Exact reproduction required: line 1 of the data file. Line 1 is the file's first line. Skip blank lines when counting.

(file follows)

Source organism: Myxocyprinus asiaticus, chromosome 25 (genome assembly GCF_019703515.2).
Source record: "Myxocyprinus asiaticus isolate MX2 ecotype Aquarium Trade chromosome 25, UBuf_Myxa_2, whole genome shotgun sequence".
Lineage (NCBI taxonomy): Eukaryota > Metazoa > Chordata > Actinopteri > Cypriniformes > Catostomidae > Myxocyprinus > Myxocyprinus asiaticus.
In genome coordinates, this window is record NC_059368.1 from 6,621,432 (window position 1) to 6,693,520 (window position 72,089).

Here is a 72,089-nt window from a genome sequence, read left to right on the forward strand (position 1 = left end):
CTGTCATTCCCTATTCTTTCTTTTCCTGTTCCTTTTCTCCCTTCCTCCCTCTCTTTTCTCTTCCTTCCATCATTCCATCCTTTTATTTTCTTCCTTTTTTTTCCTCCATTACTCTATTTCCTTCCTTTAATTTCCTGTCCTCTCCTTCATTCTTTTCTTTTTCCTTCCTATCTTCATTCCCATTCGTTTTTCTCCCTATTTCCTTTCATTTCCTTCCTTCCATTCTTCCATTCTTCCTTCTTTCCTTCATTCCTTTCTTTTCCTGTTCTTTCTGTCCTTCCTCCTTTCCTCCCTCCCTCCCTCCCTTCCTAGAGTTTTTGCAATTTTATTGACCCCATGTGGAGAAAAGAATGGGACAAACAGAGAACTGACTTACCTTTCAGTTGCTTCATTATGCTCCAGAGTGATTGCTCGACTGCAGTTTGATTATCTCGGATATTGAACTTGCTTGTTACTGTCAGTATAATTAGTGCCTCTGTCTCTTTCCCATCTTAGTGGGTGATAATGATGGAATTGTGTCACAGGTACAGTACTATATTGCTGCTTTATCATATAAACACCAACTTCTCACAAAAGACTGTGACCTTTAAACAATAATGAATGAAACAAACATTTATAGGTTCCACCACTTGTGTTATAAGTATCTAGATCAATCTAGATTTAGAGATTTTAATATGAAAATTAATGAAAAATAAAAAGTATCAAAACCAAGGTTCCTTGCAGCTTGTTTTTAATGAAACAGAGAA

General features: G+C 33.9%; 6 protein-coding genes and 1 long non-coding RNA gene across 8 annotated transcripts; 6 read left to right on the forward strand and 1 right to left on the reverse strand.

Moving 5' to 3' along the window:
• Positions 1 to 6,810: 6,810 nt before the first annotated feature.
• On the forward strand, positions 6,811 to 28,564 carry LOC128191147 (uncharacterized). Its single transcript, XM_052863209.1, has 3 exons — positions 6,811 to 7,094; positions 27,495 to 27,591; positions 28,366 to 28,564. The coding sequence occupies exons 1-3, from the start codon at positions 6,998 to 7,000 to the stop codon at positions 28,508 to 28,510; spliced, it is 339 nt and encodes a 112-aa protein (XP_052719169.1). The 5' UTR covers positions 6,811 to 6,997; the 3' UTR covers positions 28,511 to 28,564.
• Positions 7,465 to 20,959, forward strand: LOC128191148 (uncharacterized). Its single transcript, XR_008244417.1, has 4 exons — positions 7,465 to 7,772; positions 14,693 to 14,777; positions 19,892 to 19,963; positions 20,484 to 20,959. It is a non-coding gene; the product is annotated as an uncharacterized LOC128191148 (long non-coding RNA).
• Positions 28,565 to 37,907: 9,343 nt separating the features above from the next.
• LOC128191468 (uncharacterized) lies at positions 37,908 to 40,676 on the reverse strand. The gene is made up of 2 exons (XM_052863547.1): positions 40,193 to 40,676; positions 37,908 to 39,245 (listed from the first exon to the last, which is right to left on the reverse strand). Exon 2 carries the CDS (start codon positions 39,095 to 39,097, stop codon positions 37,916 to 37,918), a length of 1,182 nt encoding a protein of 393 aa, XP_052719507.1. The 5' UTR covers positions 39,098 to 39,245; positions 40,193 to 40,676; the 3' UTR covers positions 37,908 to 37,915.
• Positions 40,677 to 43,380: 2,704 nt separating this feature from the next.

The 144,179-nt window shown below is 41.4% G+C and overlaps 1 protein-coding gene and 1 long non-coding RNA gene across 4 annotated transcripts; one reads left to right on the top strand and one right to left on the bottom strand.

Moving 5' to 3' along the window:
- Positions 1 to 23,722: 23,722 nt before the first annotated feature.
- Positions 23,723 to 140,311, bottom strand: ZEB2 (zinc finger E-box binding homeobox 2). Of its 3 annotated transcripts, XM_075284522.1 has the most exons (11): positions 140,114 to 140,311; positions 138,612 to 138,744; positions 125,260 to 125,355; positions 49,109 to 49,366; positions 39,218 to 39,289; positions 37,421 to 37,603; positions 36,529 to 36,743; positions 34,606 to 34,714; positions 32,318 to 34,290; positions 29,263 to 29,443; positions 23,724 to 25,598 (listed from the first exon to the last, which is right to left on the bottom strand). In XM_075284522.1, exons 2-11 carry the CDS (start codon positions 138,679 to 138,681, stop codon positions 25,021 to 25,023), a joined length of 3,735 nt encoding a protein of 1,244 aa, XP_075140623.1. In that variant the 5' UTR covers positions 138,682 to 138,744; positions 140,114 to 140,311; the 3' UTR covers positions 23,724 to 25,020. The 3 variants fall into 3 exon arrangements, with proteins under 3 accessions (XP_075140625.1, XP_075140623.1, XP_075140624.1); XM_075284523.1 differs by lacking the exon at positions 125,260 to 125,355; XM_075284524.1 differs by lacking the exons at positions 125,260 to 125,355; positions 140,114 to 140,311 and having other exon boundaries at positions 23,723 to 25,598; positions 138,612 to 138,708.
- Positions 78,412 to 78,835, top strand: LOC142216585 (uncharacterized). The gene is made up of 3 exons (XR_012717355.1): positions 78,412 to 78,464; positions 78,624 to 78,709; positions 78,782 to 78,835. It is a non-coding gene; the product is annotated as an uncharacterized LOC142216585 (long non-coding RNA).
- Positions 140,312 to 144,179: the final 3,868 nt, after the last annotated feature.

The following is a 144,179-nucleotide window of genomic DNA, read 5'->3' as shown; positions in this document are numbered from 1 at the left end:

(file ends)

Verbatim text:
Source organism: Myxocyprinus asiaticus, chromosome 25 (genome assembly GCF_019703515.2).